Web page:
This is called condor metacluster since in this case it doesn't matter on what kind of batch system the pilot job is executed, since the pilot jobs starting up a condor cluster, the diversity of the EGEE Grid will be hidden to the user.

  • Advantages
    • Pilot job framework is already in use and proved to be extremely useful.
    • Faster execution speed since the communication overhead is minimal
    • No need to maintain a second workflow
    • In principle no change for the users.
    • With the metacluster we can ensure that job are executed on the same WN does not have to copy over the software/data several times.

  • Disadvantages
    • Running a condor client on the Worker Node causes a slight performance decrease, which should be negligible (to be tested)

In each of the above approach (A,B,C) one has to handle a set of issues, which I now address only for Approach C, but the problems are very similar in A and B.

The Condor metacluster

There are various way of building up the condor metacluster.

  1. The central manager is running on the Grid User Interface machine.
  2. The central manager is run by a pilot job. (In this case the condor metcluster is restriced to one site due to firewall issues.)
  3. The condor metacluster connected to an existing condor pool (like ATLAS) via condor glidein.

Availability of the software

The Ligo/Virgo software has to be available in on the Worker Nodes (WNs) where the job is executed. There are 3 way to achive this:
  1. The software is pre-installed on each site and is visible for the WN. (This requires a lot of communication between Virgo and site administrators and hard to ensure that each installatio is really exactly the same.)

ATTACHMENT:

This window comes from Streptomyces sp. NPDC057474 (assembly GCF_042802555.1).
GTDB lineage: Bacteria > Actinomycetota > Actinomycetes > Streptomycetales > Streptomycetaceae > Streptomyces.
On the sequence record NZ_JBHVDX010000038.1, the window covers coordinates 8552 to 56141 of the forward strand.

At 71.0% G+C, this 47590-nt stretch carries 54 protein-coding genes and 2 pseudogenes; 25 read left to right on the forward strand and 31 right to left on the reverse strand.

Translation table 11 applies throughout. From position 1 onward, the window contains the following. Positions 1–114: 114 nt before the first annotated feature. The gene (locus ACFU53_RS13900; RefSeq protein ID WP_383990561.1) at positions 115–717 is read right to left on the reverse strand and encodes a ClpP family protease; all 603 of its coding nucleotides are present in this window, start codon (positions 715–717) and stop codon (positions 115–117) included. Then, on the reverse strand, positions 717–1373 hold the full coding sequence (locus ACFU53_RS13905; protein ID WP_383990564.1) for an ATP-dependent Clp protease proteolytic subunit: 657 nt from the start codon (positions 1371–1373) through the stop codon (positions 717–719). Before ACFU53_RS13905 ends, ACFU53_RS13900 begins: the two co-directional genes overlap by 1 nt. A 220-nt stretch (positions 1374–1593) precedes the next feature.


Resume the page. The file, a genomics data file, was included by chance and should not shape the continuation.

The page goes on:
2. The software is available through some wide-area network file system, like AFS. (The load generated on the AFS server have to be examined.)
  3. The job fetches the software. (The size of the pre-compiled version of the full software is around 1GB, if transfer time small compared to execution time, then it's OK.)
  4. Condor takes care of this.

Availability of the data

The data to analyze should be available on the Worker Node. Again, the possibilities are:
  1. The data is replicated on each site. (This is almost impossible)
  2. The data is availbe through some wide-area network file system, like AFS. (The load generated on the AFS server have to be examined.)
  3. The job fetches the data. (The size of the pre-compiled version of the full software is around 1GB, if transfer time small compared to execution time, then it's OK.)
  4. Condor takes care of this.

Execution plan and status

The realisations differ in simplicity and efficiency. One should start experiencing with the simplest solution and later on use the most efficient one.

  • The simplest solution is C/I/d on a Grid site where the data is already available (ex. Lyon).
  • The second simplest soultion is in general: C/I/d/4 or C/I/b/4
  • The most usable one probably is C/III/d/4


  • The time of data transfer and data processing has to be compared. Probably datafind job should not be sent to the Grid, they should be run locally.
  • Making interactive debugging possible. This is not possible even on the current dedicated clusters, but with tunneled out ssh sessions this is doable.
  • The Issues are same when submitting job to OSG through Pegasus, so one should examine how the above problems are adressed there.
  • One month of data is quite big (300 GB) so, it is possible that not all kind of searches are worth to run on the Grid.
  • One has to make distinction when the data is locally available or when it is transferred from somewhere may datafind utilitites (findlscdata) may have to be modified/extended.

The RMKI Budapest Virgo Group

-- GergelyDebreczeni - 09 Apr 2009

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Topic revision: r3 - 2009-09-03 - GergelyDebreczeni